_Network Layer Protocol Header: three fields are inspected at this
   layer, the source host IP address that helps to identify the sending
   host, the destination host IP address, which helps to identify the
   end-system receiving the data, and the protocol identifier that is used
   to identify the transport-layer protocol in use.

   The previously mentioned five fields are used to define the traffic flow
   [Huston, 2000]. However, even if these fields are required for QoS
   processing, some of them are unfortunately hidden (encrypted) when
   using security protocols such as IPSec [Kent and Atkinson, 1998] ESP
   [Kent, 2005].

   To solve this problem, we propose a new security protocol the
   "QoS-friendly Encapsulated Security Payload (Q-ESP)". Not only Q-ESP
   provides stronger security protection but also supports QoS active
   admission control.

2. Terminology

   The key words "MUST", "MUST NOT", "REQUIRED", "SHALL", "SHALL NOT",
   "SHOULD", "SHOULD NOT", "RECOMMENDED", "MAY", and "OPTIONAL" in this
   document are to be interpreted as described in [Bradner, 1997].

3  Q-ESP: QoS-friendly Encapsulating Security Payload

3.1. QoS friendly Encapsulating Security Payload(Q-ESP) packet format

   The major aim of the Q-ESP protocol is to construct packets that are QoS
   controllable according to active admission control.

   In addition to security services provided by the IPSec ESP (i.e. Data
   origin authentication, Anti-reply integrity, connectionless integrity and
   confidentiality), Q-ESP supports QoS by providing the necessary and
   sufficient information for the controlling devices to enable them
   performing active admission control.

   Besides that, Q-ESP prevents replay attacks. In fact, while the anti-reply
   function is optional in ESP and AH [Kent and Atkinson, 1998], it is
   mandatory in Q-ESP. In addition, while authentication is optional in ESP,
   it is mandatory in Q-ESP as it prevents against attacks that form malicious
   packet from valid IP and ESP headers but with invalid payload (which will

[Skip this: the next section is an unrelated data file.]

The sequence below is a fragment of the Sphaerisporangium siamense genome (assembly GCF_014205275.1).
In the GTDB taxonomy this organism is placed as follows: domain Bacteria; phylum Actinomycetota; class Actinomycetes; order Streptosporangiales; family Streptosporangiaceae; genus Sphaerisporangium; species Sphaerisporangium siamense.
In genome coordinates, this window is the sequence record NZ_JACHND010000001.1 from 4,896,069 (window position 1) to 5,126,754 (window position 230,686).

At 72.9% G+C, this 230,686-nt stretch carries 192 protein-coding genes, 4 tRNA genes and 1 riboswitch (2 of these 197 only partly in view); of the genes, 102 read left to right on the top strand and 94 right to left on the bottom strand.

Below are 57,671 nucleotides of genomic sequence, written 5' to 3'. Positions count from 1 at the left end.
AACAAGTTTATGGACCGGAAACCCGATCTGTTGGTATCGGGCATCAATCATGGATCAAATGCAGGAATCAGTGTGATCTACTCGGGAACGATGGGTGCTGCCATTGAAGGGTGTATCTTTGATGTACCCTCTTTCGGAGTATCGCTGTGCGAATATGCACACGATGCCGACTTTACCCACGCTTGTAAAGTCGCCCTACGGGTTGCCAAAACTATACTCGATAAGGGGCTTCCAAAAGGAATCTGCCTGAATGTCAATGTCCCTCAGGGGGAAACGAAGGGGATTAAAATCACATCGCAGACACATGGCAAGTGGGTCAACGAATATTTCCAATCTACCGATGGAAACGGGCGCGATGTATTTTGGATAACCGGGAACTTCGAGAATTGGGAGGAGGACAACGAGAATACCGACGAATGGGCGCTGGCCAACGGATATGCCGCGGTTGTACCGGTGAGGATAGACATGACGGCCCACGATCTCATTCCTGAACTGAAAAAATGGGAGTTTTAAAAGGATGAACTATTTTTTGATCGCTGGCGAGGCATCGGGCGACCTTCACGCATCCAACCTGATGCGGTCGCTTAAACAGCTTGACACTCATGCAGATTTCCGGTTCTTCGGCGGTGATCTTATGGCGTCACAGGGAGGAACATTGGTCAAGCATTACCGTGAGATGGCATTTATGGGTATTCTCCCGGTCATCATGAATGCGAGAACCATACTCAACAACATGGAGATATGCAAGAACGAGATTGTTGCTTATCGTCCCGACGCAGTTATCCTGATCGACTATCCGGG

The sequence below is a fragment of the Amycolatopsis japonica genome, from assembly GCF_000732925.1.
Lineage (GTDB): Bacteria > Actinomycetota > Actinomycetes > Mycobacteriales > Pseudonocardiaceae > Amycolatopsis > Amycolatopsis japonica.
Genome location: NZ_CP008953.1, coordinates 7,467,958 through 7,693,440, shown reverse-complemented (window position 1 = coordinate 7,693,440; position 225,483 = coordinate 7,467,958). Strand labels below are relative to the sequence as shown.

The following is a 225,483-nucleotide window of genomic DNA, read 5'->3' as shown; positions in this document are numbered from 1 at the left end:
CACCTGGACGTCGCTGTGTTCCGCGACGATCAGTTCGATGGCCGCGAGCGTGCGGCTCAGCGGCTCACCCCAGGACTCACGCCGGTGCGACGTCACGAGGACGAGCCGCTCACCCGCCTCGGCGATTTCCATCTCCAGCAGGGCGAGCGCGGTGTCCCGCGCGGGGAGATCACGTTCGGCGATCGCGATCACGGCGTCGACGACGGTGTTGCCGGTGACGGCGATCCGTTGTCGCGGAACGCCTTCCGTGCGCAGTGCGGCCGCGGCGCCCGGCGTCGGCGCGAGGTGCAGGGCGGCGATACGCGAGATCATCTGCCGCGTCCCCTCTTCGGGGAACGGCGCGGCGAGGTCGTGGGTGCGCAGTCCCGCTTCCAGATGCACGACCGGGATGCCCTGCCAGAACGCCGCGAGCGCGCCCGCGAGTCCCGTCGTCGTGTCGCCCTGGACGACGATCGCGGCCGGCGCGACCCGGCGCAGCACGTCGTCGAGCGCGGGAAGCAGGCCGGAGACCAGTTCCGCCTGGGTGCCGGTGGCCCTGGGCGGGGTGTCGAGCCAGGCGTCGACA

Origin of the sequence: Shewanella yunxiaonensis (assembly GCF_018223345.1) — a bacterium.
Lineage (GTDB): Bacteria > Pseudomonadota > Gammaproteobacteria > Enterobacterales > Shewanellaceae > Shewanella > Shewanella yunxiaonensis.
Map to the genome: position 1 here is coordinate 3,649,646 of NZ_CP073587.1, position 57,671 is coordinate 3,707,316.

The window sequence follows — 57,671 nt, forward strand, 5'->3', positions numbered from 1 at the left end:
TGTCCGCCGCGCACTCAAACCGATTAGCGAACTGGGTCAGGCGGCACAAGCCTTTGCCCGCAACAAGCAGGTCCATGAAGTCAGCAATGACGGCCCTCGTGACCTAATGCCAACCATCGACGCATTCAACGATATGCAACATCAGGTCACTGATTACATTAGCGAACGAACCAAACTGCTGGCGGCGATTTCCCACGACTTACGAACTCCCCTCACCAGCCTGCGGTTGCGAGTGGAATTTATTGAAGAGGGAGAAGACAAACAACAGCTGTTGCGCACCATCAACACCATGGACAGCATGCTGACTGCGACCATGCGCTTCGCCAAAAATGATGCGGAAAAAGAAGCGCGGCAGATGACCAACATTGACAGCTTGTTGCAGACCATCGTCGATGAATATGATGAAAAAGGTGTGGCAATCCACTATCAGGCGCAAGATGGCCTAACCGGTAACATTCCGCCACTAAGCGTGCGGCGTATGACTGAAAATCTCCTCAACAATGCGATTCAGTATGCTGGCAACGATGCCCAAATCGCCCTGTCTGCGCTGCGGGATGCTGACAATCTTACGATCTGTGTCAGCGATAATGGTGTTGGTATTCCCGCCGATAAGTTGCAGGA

be discarded later after doing the most resource intensive process of
   decryption). Moreover, Q-ESP authentication provides data origin
   authentication (as it covers the source and destination addresses fields
   of the outer IP-header).

   Figure 1 depicts the structures of Q-ESP in IP versions 4 and 6.
   An Q-ESP packet contains eight additional octets. Like ESP, the structure
   of Q-ESP is composed of the header, the payload, the trailer, and the
   authentication data area. All the fields of the Q-ESP packet are described
   below.






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+-+-+-+-+-+-+-+-+-+-+-+-+-+-+-+-+-+-+-+-+-+-+-+-+-+-+-+-+-+-+-+-+
|                               IP Header                       |
~                                                               ~
+-+-+-+-+-+-+-+-+-+-+-+-+-+-+-+-+-+-+-+-+-+-+-+-+-+-+-+-+-+-+-+-+-----
|               IP header       Source IP Address               |  ^
+-+-+-+-+-+-+-+-+-+-+-+-+-+-+-+-+-+-+-+-+-+-+-+-+-+-+-+-+-+-+-+-|  |
|               IP header  Destination IP Address               |  |
+-+-+-+-+-+-+-+-+-+-+-+-+-+-+-+-+-+-+-+-+-+-+-+-+-+-+-+-+-+-+-+-|  |
|                                                               |  |
0               1               2               3               |  |
0 1 2 3 4 5 6 7 0 1 2 3 4 5 6 7 0 1 2 3 4 5 6 7 0 1 2 3 4 5 6 7 |  |
+-+-+-+-+-+-+-+-+-+-+-+-+-+-+-+-+-+-+-+-+-+-+-+-+-+-+-+-+-+-+-+-| Authent-
|               Source Port     |      Destination Port         |  ication
+-+-+-+-+-+-+-+-+-+-+-+-+-+-+-+-+-+-+-+-+-+-+-+-+-+-+-+-+-+-+-+-| Coverage
|       TLP     |                       Reserved                |  |
+-+-+-+-+-+-+-+-+-+-+-+-+-+-+-+-+-+-+-+-+-+-+-+-+-+-+-+-+-+-+-+-|  |
|              Security Parameters Index (SPI)                  |  |
+-+-+-+-+-+-+-+-+-+-+-+-+-+-+-+-+-+-+-+-+-+-+-+-+-+-+-+-+-+-+-+-|  |
|                      Sequence Number                          |  |
+-+-+-+-+-+-+-+-+-+-+-+-+-+-+-+-+-+-+-+-+-+-+-+-+-+-+-+-+-+-+-+-|  | -------
|                    Payload Data* (variable)                   |  |    ^
~                                                               ~  |    |
|                                                               |  | Confid-
+                 -+-+-+-+-+-+-+-+-+-+-+-+-+-+-+-+-+-+-+-+-+--+ |  | entiality
|                 |     Padding (0-255 bytes)                   |  | Coverage
+-+-+-+-+-+-+-+-+-+                 +-+-+-+-+-+-+-+-+-+-+-+-+-+-|  |    |
|                                   |  Pad Length  | Next Header|  v    v
+-+-+-+-+-+-+-+-+-+-+-+-+-+-+-+-+-+-+-+-+-+-+-+-+-+-+-+-+-+-+-+-|-----------
|                      Authentication Data (variable)           |
+-+-+-+-+-+-+-+-+-+-+-+-+-+-+-+-+-+-+-+-+-+-+-+-+-+-+-+-+-+-+-+-+

                        Figure 1: Q-ESP packet format


3.1.1 The Q-ESP header

   The Q-ESP header contains a Security Parameters Index and a Sequence Number.

   In addition, to cope with QoS requirements, we copy the first two fields
   (source and destination ports) of the upper layer transfer protocols and
   place them in clear (without encryption) in the Q-ESP header. Also, the